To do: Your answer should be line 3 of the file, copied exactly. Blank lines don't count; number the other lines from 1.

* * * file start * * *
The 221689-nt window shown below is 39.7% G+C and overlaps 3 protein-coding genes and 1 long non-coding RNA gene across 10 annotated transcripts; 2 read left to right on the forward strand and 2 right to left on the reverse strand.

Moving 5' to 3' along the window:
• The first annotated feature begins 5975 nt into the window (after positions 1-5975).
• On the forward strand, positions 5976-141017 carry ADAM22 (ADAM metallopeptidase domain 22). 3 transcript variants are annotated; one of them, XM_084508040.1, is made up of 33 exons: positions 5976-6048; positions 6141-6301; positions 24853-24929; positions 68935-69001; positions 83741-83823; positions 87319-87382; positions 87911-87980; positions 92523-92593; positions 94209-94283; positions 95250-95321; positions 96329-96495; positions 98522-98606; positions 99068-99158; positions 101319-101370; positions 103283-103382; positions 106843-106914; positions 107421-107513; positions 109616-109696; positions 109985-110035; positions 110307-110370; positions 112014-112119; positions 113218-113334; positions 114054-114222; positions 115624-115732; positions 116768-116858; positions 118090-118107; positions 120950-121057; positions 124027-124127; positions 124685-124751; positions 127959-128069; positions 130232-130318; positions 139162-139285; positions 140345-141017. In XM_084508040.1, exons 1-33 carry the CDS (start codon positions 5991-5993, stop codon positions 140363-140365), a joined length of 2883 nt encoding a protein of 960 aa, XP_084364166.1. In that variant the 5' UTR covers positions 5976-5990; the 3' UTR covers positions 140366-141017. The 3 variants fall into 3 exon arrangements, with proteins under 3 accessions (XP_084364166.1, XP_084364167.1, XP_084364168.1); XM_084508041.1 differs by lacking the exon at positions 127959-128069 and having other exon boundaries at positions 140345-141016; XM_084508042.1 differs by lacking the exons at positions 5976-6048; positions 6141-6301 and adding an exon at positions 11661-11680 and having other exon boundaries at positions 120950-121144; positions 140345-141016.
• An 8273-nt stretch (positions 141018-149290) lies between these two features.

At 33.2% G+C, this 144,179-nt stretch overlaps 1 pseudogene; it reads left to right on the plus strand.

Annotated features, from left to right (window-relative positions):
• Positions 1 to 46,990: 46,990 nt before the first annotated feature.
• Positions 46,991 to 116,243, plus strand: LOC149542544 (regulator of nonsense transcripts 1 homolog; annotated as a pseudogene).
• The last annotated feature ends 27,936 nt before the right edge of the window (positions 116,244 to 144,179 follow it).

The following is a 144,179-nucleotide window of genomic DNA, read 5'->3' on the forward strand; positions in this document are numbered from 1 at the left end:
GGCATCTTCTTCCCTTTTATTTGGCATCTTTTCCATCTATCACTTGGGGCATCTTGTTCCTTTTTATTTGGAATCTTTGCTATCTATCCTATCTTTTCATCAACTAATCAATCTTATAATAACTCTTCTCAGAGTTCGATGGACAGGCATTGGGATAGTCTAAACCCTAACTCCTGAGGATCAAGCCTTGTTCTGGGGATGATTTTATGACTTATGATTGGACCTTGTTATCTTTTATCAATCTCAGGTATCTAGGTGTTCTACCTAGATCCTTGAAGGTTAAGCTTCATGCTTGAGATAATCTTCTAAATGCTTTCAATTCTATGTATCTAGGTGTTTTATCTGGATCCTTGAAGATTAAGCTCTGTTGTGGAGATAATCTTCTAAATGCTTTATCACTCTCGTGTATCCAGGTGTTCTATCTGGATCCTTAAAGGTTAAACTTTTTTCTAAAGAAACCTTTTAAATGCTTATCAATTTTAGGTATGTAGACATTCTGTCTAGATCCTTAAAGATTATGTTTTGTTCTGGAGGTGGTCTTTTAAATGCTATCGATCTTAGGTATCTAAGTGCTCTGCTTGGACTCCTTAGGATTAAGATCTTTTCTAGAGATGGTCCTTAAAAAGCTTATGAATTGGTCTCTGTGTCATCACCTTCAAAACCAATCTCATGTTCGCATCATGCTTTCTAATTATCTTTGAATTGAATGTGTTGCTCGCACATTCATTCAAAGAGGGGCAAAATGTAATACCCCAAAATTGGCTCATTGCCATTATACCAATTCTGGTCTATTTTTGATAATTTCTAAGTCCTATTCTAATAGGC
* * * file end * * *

• The first annotated feature begins 5975 nt into the window (after positions 1-5975).